Word of the Day: wing

Word of the Day
April 6, 2016
wing (noun, verb)
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Most commonly, a wing is the part of the body that allows birds, insects, and bats to fly. It is also the long arm on the side of an airplane. In sports, wing is one of the playing positions and, especially in politics, a wing is a group inside an organization. To wing means 'to fly' or, literally or figuratively, 'to move really quickly.' It also means 'to shoot a bird in the wing to prevent it from flying' or 'to shoot a person in the arm or shoulder.'

 

Example sentences
 
The bird spread its wings and flew away.
Jennifer's seat on the plane looked out onto the wing.
Mike is playing right wing in this football game.
Sinn Féin was the political wing of the IRA during the Troubles in Northern Ireland.
The bird winged past Ellen as she sat in the garden.
The letter is currently winging its way to its destination.
The hunter winged the bird before taking the fatal shot.
The bank robber shot the police officer, but only winged her.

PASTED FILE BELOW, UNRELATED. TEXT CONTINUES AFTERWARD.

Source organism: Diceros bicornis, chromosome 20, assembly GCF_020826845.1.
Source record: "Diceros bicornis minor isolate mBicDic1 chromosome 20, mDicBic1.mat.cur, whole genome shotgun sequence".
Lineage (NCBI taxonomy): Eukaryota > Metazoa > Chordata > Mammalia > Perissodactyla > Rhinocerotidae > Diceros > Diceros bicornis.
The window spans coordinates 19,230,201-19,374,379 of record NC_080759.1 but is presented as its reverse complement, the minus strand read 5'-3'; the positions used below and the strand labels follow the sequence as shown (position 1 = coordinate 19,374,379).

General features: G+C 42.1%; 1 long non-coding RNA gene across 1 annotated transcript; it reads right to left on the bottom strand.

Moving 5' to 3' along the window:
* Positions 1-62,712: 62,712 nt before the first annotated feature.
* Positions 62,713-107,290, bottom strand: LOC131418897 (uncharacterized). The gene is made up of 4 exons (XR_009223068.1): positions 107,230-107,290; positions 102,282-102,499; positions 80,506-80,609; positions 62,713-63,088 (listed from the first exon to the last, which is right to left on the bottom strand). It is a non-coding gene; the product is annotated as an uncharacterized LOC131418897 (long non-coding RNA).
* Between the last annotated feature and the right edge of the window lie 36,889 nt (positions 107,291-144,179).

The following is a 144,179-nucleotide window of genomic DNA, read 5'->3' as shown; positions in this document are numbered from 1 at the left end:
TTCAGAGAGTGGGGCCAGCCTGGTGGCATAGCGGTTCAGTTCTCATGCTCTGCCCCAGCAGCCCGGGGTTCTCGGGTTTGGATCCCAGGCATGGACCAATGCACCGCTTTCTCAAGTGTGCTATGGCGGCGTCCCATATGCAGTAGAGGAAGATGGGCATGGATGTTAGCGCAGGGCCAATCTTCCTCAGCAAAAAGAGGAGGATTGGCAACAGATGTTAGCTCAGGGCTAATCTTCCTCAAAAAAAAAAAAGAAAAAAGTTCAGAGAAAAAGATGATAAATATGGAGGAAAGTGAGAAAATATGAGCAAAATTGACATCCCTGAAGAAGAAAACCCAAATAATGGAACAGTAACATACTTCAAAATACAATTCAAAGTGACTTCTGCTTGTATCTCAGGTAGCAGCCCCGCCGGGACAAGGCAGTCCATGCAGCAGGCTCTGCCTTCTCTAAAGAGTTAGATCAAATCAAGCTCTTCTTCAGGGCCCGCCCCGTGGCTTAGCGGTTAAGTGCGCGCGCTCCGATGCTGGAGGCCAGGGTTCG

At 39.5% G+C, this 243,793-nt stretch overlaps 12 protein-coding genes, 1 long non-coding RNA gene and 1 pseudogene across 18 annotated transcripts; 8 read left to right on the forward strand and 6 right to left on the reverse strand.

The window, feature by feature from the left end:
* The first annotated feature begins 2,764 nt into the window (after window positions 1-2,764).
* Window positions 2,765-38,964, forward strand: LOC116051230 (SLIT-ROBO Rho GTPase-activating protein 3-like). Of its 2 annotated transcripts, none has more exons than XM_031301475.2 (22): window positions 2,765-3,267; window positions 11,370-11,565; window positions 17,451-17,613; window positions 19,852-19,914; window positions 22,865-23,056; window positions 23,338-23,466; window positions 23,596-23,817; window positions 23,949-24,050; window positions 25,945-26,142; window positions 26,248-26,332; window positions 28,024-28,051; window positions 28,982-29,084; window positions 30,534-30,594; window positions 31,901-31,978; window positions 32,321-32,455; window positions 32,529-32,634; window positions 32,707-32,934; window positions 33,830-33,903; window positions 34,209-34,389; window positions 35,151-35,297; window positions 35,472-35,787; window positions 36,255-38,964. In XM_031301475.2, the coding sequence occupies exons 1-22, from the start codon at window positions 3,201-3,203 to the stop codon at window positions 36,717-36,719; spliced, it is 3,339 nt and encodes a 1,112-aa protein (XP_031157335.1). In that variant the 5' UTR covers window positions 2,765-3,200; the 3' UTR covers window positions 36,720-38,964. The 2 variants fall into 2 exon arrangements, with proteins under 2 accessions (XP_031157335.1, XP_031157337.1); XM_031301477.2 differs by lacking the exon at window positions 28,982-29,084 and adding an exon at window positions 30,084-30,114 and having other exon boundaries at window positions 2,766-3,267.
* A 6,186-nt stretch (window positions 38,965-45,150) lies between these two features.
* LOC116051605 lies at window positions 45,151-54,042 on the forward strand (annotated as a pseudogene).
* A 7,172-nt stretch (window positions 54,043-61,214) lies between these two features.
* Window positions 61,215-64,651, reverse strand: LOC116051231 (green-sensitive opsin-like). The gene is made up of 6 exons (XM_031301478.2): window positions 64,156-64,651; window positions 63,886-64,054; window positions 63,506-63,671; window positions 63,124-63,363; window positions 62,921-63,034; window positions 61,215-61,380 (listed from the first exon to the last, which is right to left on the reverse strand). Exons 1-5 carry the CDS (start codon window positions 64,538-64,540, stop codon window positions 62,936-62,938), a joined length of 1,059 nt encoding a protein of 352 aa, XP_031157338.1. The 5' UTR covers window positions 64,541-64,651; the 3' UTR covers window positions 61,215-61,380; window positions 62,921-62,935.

Multi-word forms
 
in the wings: literally, just off stage in a theater; this expression can be used figuratively to mean that someone is present but not part of the main action. Example: "Rachel has been waiting in the wings for years for her boss to retire so she can take his job."
take somebody under your wing: take care of someone. Example: "Ben took the new guy at work under his wing and helped him through the first few weeks."
spread your wings: become independent, like a baby bird leaving the nest. Example: "Parents are always sad when their children leave home, but everyone needs to grow up and spread their wings eventually."
 
Did you know?
 
As a verb, wing can also be used informally to mean 'to do something without any preparation.' Example: "I didn't have time to prepare, so I had to wing the interview." In this sense, it is often used in the expression wing it. Example: "I didn't expect to win the award, so I hadn't written a speech. When they called my name, I just had to wing it!"
 
Other forms
 
wingless (adjective), wing-like (adjective)
 
Origin
 
Wing dates back to the middle of the 12th century and comes from the Old Danish word wingæ.
 
 
 
 
 
Wing in other languages
 
 
 
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